Meet Aparna Rae: She’s Doing Big Things in DEI

Aparna Rae, entrepreneur and founder of Moving Beyond, a consulting firm that works to embed diversity, equity, and inclusion across all aspects of impact investing, tells us how she came to do this work, why she joined the Women Donors Network, and gives us the scoop on Moving Beyond’s 2021 Workplace survey series.

Tell us about your social justice journey and how it brought you to the Women Donors Network. Why did you decide to join the network?

My Mom would say that I was born an activist. As a pre-teen, I spent many hours in the principal’s office for the crime of defending classmates being bullied by teachers or standing up against mediocre education. I was in my mid-20’s, with a graduate degree in education (decolonizing pedagogy), when I began using the words social justice to describe my point-of-view. I come to WDN with a desire to shift women’s giving and advocacy networks towards greater equity and intersectionality, and a deep realization that we all need to be in spaces that are deeply uncomfortable to create change.

How does WDN tie into the work that you do professionally and in your social justice circle? How does your work with Moving Beyond tie in?

My work at Moving Beyond is deeply technical – spreadsheets, formulas, surveys – and on the other, quantifying social justice. For too long, social justice or diversity, equity, and inclusion (DEI) have existed in rhetoric. I get to quantify how those values show at work, with leaders, in the community, within individuals and break something abstract into smaller chunks that we can understand and ultimately build solutions for.

WDN is engaging in a study with its members right now as it relates to diversity, equity and inclusion (DEI). Your organization, Moving Beyond, is engaged in similar project. Tell us more about the study. What impact are you hoping will come out of it?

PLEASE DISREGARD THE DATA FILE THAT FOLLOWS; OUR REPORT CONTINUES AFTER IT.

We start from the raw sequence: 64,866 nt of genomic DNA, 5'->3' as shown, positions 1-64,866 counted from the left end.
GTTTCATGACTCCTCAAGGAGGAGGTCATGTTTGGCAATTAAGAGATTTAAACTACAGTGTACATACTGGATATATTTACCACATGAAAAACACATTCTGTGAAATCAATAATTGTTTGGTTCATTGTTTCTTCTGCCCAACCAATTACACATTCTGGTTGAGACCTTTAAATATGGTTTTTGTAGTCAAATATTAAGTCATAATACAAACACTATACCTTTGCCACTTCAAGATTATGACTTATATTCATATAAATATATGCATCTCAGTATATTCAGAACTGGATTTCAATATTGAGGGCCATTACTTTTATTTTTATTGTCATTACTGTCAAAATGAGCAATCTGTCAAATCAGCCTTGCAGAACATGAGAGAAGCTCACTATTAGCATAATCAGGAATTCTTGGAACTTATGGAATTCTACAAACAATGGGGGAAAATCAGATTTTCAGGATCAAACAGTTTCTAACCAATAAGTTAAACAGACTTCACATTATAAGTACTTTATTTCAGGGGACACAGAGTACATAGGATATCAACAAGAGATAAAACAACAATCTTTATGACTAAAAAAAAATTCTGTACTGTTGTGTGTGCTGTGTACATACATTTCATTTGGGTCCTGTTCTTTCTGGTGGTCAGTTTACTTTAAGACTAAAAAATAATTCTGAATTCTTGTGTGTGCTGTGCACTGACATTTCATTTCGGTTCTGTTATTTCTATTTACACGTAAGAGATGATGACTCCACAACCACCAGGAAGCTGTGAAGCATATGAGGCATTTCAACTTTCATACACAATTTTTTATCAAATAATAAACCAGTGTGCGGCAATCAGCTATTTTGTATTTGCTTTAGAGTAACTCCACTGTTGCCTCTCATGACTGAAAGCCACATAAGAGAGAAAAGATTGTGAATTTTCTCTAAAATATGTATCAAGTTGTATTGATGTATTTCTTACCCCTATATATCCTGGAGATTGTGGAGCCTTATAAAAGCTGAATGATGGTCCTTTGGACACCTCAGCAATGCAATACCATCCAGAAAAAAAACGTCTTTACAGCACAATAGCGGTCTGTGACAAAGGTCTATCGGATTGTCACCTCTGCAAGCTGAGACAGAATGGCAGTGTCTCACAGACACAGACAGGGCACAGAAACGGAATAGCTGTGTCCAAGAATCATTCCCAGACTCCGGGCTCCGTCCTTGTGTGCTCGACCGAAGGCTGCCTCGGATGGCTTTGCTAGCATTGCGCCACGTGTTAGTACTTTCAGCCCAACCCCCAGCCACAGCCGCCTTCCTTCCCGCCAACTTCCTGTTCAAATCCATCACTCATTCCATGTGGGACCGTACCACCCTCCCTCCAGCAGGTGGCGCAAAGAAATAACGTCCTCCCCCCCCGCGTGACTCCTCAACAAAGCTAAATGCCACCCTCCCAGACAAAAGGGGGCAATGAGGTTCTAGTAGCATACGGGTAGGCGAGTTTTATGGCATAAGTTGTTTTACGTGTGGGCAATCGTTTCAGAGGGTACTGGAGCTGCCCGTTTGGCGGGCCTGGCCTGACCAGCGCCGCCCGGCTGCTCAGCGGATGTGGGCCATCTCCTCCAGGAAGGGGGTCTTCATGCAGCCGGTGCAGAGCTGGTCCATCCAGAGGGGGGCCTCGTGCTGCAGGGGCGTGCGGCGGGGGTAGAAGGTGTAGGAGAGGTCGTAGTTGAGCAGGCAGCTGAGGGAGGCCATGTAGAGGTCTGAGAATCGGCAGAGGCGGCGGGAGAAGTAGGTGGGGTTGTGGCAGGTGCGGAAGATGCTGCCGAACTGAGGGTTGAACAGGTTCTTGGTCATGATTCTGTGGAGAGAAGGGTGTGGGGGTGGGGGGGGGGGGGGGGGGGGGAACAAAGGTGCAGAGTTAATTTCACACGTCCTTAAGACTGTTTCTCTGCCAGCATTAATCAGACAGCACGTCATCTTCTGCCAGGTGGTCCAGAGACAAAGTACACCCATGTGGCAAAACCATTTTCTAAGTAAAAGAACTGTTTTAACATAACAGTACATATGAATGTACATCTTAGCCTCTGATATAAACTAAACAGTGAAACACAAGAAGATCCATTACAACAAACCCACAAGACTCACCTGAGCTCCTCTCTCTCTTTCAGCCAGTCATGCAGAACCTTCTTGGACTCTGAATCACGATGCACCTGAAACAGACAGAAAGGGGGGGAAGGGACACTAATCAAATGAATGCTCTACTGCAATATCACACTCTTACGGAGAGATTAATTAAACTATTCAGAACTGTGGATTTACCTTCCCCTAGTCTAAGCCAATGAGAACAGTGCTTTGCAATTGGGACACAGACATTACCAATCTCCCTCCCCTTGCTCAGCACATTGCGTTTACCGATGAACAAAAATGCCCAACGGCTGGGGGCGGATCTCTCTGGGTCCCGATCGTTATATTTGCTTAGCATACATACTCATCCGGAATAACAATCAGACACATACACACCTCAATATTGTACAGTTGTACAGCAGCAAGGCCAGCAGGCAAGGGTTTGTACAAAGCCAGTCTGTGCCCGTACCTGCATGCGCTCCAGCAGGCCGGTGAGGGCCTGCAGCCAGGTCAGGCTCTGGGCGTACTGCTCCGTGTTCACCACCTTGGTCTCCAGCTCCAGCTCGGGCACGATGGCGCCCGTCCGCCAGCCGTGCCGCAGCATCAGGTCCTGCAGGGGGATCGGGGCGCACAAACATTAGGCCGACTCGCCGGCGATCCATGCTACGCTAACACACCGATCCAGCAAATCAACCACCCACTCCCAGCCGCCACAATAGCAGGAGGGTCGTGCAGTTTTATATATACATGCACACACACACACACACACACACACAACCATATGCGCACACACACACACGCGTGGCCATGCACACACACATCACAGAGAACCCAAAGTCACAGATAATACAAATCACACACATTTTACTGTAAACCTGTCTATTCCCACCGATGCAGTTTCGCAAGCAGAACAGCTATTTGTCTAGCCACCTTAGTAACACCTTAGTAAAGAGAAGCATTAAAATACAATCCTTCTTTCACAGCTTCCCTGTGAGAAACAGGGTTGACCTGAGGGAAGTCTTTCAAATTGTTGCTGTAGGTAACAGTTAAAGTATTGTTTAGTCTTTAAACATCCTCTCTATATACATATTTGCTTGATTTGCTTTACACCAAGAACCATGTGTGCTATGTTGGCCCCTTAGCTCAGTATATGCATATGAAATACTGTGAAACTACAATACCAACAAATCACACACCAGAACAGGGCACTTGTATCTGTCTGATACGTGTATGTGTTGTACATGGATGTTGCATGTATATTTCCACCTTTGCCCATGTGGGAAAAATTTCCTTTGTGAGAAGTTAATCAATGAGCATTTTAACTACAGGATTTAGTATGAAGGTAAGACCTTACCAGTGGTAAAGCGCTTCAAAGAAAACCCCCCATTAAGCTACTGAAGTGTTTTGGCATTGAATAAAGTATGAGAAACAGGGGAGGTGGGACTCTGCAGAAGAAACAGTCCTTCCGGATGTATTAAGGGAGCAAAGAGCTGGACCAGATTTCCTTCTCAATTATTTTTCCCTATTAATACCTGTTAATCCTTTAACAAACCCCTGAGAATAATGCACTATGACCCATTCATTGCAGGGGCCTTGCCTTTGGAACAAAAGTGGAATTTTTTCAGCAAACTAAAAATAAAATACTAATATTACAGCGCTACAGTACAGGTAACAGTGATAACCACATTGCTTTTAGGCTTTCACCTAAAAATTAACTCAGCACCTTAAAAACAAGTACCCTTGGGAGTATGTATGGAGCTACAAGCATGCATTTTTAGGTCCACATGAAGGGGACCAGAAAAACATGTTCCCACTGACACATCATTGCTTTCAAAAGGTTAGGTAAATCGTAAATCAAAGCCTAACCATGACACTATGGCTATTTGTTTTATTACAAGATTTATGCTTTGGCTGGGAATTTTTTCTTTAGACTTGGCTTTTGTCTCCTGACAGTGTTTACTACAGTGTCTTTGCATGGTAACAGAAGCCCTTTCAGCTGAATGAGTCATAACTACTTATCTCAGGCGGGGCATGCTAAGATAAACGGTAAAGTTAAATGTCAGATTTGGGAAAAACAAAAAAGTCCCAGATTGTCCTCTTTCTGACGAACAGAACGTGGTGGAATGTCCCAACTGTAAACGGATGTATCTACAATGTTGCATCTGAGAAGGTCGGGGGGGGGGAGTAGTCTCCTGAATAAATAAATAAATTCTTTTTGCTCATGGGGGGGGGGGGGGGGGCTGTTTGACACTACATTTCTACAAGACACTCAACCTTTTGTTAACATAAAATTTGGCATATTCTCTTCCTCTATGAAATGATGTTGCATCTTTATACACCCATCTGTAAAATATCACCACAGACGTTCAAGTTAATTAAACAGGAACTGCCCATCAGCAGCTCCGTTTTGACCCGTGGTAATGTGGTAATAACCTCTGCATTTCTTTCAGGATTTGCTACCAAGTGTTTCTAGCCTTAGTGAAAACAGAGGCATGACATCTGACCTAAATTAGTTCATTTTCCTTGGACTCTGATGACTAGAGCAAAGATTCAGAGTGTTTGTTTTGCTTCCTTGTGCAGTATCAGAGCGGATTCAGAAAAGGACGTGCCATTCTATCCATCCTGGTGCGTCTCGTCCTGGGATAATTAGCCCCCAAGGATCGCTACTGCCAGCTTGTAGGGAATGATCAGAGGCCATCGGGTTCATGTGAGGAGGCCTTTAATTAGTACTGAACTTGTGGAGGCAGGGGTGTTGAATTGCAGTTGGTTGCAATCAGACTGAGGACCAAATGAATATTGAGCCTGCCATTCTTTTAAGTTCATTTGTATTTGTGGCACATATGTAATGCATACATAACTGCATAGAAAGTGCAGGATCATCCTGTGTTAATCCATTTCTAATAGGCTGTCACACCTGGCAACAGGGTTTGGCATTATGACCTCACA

We understand the basic practices that help people realize their best selves outside of work, we also know that certain events such as the murder of Breonna Taylor or the attack on the Capitol can create adverse psychological impacts that extend into work. But we know little about the experiences of people outside Fortune 500 companies, and about how work can promote human thriving and increase well-being. The study is collecting data and analyzing it intersectionally, to tell a story about the people who make up this country.

If you could give one message to WDN members about your work with Moving Beyond what would it be?

Data can tell powerful stories, and we want to tell ones that reflect who we are and where we’re going.

Where can we connect with and follow your work?

Moving Beyond’s first survey is out, you can take the first survey here as an individual. You can also take the survey as a team of three or more people form the same workplace and get a profile free of charge at the end of the study. Click here for more information on the team sign-up.


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